The tax cuts grew out of the supply-side tradition that has been central to conservatism since the 1980s. From the time of his campaign in 2000, Bush enthusiastically embraced supply-side economics, based on the argument that the wealthy would invest the money from their tax cuts into the economy.
"The crucial question in a capitalist country," wrote George Gilder, a leading voice of supply-side economics, in 1981, "is the quality and quantity of investment by the rich."
Conservatives also pushed for massive tax cuts based on the belief that it would make it difficult for liberals to build new programs and open up existing programs to attack under the guise of deficit reduction.
In 1978, while testifying to the Senate Finance Committee, the economist Alan Greenspan said, "Let us remember that the basic purpose of any tax cut program in today's environment is to reduce the momentum of expenditure growth by restraining the amount of revenue available ..." Or as George W. Bush liked to say, "I've learned that if you leave cookies out on a plate, they always get eaten."
Democrats railed against Bush's tax cuts. They became symbols of the policies of the era that, in their minds, worsened inequality. The tax cuts, Democrats said, were also hugely damaging to the fiscal strength of the federal government since they fueled large deficits.
Barack Obama made his attacks on the tax cuts a pillar of his campaign in 2008 and continued to oppose extending the reductions for the wealthiest Americans. As late as September 2010, the president attacked Minority Leader John Boehner during a speech in the Republican's home state of Ohio by criticizing Republicans for supporting the "same philosophy that led to this mess in the first place: cut more taxes for millionaires and cut more rules for corporations."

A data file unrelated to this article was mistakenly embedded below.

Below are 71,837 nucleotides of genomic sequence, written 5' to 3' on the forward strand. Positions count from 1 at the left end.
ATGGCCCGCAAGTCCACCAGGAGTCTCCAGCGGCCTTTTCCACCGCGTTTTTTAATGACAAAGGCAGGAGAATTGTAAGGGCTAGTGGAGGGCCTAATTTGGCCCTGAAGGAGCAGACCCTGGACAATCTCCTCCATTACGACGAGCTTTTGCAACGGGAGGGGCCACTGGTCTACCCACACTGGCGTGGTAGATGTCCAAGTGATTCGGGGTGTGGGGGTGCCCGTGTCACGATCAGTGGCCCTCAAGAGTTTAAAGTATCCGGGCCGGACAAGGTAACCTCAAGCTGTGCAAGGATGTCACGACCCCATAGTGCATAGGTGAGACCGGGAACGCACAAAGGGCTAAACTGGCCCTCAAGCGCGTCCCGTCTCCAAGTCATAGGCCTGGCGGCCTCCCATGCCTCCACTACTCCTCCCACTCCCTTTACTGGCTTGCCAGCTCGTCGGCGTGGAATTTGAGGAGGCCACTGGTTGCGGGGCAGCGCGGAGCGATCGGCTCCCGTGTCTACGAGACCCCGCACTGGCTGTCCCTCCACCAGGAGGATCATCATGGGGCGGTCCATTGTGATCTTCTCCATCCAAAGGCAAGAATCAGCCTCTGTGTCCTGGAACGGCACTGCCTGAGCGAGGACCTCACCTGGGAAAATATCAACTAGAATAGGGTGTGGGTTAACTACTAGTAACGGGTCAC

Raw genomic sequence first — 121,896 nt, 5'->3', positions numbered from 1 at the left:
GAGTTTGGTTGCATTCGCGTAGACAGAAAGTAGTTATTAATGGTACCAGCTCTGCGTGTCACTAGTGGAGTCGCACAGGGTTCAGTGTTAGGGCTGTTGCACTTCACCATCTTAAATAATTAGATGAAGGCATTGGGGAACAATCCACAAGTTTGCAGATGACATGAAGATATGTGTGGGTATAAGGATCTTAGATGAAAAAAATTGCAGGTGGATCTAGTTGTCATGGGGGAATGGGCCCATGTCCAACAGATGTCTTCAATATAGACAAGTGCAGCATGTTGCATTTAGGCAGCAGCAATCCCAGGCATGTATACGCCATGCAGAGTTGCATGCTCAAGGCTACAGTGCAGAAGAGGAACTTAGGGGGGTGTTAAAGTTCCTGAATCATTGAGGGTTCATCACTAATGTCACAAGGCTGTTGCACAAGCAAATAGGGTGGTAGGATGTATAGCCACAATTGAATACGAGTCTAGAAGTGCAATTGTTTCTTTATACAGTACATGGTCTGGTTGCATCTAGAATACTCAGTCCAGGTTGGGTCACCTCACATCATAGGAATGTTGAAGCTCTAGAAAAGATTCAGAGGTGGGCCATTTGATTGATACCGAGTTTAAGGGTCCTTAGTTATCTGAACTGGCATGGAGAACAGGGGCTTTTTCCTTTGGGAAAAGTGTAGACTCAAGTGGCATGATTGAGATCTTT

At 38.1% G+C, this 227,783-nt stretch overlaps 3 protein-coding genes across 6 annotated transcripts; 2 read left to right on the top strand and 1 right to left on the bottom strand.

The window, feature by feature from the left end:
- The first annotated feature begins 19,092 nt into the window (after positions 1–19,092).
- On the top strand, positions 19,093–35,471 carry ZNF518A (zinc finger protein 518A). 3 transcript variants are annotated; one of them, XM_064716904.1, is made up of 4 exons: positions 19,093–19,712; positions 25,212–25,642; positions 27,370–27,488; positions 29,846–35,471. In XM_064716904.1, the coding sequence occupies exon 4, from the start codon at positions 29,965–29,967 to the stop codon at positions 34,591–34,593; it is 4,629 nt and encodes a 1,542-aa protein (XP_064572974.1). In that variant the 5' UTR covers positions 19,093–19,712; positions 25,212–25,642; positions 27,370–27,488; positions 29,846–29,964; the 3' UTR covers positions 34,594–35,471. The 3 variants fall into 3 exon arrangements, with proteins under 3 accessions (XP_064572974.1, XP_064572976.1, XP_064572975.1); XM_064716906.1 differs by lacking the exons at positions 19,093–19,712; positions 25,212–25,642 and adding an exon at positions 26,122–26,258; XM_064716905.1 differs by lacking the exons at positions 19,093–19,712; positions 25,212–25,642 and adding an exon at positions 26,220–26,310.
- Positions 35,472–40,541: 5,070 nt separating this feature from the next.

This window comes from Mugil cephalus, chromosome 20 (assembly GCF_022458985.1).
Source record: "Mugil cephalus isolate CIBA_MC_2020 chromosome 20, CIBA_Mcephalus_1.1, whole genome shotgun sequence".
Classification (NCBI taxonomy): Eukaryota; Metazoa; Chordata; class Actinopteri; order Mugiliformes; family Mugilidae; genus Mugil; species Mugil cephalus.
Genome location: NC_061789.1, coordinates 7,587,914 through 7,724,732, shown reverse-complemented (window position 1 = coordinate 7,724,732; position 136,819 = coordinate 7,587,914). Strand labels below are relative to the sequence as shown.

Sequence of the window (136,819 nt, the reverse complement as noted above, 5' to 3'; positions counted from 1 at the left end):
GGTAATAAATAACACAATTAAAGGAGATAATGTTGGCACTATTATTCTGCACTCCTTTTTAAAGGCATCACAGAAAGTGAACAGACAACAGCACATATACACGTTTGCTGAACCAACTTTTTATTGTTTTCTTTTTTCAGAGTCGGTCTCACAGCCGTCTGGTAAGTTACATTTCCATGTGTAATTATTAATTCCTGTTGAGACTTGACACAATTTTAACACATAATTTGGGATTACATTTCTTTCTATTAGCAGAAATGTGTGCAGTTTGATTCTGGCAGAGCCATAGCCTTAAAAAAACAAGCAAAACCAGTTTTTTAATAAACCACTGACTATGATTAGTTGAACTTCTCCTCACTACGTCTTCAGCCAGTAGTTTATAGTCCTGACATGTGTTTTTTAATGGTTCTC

But in the end, Obama reversed himself, and he did so in dramatic fashion. House Democrats were caught off guard as the negotiations excluded the Democratic Caucus. Obama justified his decision by telling his supporters that he had no choice.
Since he was going to lose anyway on extending the tax cuts, he said that he should just accept this outcome and get the best deal possible, which included an extension of unemployment benefits.
Now that the tax cuts have received bipartisan support from the leader of the Democratic Party, they would be doubly difficult to eliminate in two years when the debate occurs once again.
Even though Obama did gain provisions to stimulate the economy, the cuts for the wealthy, in addition to the middle class, will continue to place a fiscal strait-jacket around government intervention. They will also increase the size of the deficit and give Republicans even more fodder after 2010 to pressure the administration to make spending cuts and to characterize Obama as a big-spending liberal.
The political victory is not simply one for Republicans but also for former President Bush, whose policies continue to demonstrate their strength and durability.
A president once dismissed as a lightweight, as an accidental president, clearly left his imprint on Washington. The Democrat who replaced him, a politician who won amidst the anger and frustration with Bush, has ended up accepting many of the policies his Republican predecessor put into place.
The opinions expressed in this commentary are solely those of Julian E. Zelizer.